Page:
US case against Vagos in Nevada ends; racketeering dismissed
LAS VEGAS (AP) — A long and troubled federal prosecution in Nevada of current and former Vagos biker gang members from California accused of running an international criminal enterprise and killing a rival Hells Angels leader in a 2011 casino shootout is over.
U.S. District Judge Gloria Navarro in Las Vegas approved a government request Monday to dismiss all charges against 11 defendants, closing the federal racketeering case filed in September 2016 after a state court conviction of the Vagos member who acknowledges he was the shooter was overturned by the Nevada Supreme Court.
“Witnesses recanted and their racketeering theory was flawed,” defense attorney Kathleen Bliss said Tuesday of the U.S. Bureau of Alcohol, Tobacco, Firearms and Explosives and federal prosecutors. “Yet they pressed on and gambled with the lives of these men.”
Eight men stood trial in a massive and complicated prosecution that began with jury selection last July. Jurors heard stunning admissions from the key witness in September that he fabricated a story about a kill order leading to the fatal shooting at a casino in Sparks.
In February, the jury returned acquittals on all charges against defendants including Pastor Fausto Palafox, former international president of the Vagos Motorcycle Club, and acknowledged Vagos gunman Ernesto Manuel Gonzalez.
“This case was precipitated on lies,” said Joshua Tomsheck, lawyer for defendant Paul Voll, who was awaiting trial with a second group of seven defendants. Tomsheck called the result a vindication.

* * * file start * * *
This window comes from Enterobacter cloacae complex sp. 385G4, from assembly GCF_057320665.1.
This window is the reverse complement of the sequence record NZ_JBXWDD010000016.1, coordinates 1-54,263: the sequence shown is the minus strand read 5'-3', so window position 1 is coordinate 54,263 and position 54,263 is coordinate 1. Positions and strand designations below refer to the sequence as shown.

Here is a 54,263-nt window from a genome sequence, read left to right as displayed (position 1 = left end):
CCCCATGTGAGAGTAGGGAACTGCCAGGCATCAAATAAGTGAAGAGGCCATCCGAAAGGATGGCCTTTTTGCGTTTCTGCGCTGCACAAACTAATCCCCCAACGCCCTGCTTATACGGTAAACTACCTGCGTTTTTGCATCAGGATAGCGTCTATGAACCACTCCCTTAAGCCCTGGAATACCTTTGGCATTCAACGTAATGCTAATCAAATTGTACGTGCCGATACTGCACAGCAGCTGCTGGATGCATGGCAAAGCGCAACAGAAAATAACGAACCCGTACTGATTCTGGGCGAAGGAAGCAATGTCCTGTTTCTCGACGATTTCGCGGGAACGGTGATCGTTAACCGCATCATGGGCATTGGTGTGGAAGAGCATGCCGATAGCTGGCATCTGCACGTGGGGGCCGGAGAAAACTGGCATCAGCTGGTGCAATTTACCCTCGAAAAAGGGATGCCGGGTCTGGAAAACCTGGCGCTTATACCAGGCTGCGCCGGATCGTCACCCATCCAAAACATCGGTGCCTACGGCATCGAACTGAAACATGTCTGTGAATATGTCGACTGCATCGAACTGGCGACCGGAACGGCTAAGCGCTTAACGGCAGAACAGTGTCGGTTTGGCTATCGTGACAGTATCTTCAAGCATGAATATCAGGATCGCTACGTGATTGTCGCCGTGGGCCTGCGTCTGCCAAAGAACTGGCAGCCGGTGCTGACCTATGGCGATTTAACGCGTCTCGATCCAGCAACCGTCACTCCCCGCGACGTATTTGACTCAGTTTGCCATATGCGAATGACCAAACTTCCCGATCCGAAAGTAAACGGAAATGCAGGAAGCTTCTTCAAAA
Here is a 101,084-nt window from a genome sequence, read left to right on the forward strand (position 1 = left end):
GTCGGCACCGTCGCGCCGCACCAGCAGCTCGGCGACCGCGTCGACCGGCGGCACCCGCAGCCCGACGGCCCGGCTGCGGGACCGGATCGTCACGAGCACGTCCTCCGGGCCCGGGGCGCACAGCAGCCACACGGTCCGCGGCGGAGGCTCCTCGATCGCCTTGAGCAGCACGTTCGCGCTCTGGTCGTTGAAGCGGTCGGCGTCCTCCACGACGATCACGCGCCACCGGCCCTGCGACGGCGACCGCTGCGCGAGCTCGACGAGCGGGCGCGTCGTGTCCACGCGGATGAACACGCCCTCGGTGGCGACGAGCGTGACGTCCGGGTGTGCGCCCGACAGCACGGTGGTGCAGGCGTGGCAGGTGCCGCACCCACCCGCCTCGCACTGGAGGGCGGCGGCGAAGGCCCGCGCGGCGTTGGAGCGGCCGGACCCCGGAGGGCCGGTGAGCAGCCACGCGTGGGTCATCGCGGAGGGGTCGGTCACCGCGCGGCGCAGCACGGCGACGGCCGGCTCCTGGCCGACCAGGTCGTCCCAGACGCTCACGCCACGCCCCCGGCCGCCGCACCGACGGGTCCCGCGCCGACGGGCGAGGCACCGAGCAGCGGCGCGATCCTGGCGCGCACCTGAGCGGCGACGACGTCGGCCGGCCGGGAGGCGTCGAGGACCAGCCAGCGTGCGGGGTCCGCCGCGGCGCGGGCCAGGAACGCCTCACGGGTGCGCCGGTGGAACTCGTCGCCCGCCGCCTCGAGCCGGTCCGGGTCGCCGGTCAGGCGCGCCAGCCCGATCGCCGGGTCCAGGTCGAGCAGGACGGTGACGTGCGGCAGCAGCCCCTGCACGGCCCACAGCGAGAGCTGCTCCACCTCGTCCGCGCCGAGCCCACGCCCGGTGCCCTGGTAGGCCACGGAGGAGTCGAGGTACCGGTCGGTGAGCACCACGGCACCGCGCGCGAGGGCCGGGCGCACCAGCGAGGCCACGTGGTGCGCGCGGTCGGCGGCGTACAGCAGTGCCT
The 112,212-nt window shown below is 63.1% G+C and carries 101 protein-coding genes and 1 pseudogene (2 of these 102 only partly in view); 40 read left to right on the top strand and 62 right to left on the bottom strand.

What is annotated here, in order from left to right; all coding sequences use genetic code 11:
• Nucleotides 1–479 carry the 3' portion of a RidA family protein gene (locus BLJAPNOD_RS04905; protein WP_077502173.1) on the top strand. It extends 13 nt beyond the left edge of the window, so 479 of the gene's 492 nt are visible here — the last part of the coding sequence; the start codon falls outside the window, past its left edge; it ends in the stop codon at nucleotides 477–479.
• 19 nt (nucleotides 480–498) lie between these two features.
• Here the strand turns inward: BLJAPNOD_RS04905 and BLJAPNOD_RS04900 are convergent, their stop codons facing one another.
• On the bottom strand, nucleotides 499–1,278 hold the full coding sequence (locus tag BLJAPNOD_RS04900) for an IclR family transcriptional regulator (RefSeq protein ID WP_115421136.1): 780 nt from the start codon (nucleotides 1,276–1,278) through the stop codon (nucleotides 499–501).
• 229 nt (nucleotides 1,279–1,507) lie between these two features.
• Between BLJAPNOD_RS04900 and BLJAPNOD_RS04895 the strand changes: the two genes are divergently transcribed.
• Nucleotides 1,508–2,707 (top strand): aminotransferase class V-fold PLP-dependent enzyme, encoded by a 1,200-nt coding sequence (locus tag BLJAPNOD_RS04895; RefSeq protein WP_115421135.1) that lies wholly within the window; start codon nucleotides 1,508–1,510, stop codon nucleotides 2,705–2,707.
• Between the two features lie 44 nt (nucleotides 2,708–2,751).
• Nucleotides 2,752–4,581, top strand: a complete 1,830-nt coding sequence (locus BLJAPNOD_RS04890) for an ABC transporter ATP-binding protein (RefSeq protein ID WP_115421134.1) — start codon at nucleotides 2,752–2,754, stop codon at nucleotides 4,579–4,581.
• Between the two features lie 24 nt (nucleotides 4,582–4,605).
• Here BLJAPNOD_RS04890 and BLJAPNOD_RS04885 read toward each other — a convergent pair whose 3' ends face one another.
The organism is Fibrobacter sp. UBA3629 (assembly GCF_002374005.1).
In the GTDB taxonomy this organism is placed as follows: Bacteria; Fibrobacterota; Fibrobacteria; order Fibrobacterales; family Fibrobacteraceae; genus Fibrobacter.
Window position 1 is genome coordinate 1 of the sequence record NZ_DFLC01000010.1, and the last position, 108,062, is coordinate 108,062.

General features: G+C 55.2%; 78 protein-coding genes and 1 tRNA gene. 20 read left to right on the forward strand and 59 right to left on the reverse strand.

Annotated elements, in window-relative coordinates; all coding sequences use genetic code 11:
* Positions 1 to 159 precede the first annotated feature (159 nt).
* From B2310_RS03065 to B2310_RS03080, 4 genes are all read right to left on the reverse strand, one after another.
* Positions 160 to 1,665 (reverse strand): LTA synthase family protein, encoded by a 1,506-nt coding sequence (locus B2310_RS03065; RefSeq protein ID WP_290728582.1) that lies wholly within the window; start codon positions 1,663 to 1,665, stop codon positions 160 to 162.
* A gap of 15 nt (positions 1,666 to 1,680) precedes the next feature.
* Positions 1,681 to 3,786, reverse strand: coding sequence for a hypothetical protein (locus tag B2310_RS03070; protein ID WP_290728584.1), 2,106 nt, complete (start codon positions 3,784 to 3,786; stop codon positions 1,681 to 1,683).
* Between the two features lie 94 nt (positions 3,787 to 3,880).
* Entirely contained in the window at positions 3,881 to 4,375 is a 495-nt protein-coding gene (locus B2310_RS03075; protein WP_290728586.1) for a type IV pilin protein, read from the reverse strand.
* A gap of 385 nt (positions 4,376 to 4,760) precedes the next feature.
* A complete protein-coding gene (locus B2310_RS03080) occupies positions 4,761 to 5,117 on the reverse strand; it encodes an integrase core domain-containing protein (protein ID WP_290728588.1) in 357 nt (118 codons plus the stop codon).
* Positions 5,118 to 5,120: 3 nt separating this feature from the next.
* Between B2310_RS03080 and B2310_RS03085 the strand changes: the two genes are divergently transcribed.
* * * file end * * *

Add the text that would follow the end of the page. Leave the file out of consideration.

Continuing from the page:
Attorney Chris Rasmussen noted that his client, John Siemer, spent three years in federal custody after pleading not guilty and was never brought to trial. Rasmussen called the dismissal “a momentous ending to a long saga.”
U.S. Attorney Nicholas Trutanich said his office sought to end the case in the interest of justice.
Defendants could have faced life in prison if convicted under the Racketeer Influenced and Corrupt Organizations Act of conspiring since 2005 to deal drugs and commit violent crimes including killings, robberies, extortion and kidnappings in California, Arizona, Hawaii, Oregon, Utah and Nevada.
One defendant, Jeremy Halgat, still faces trial in June on drug and weapon charges that he has been fighting since 2013. Halgat’s attorney, Richard Tanasi, declined Tuesday to comment.
Washoe County District Attorney Chris Hicks could prosecute Gonzalez again, but would face double-jeopardy legal challenges following Gonzalez’s acquittal in federal court. Gonzalez’s attorney, Michael Kennedy, said Tuesday that his client saved lives by stopping two Hells Angels from shooting others.
“Shooting to stop two active shooters is not murder,” Kennedy said, “and the Vagos MC is a motorcycle club and not a RICO enterprise.”